What is proof?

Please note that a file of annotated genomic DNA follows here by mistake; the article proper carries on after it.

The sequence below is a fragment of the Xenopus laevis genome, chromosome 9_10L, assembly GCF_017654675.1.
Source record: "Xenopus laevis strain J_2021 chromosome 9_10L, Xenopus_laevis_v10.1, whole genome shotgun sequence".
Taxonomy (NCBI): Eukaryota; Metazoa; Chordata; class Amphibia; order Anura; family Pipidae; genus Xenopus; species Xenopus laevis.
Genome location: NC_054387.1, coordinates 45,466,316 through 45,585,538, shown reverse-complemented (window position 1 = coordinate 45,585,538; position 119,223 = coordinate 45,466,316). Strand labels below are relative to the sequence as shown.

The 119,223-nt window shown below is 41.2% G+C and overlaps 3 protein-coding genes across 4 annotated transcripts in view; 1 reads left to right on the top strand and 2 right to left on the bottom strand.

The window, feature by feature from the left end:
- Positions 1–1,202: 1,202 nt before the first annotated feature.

Webster's New Twentieth Century Dictionary, Unabridged, 2cd ed., s.v. "proof" and "proof spirit." Proof, 8. The relative strength of an alcoholic liquor with reference to the arbitrary standard for proof spirit, taken as 100 proof. Proof spirit, An alcoholic liquor, or a mixture of alcohol and water, containing 50 per cent of its volume of alcohol having a specific gravity of .7939 at 60° F. Before the hydrometer became a common instrument of the distiller there existed a method of proofing known as "gunpowder proof". It was a simple procedure and took advantage of readily available "tools". Bourbon and gunpowder were mixed in equal proportions in a small fireproof vessel and ignited. If the flame burned yellow the liquor was too strong, if it burned blue the proof was true. A yellow proofed liquor was mellowed with spring water until it burned blue. The proof of a blue flame spirit was about 100, or 50 per cent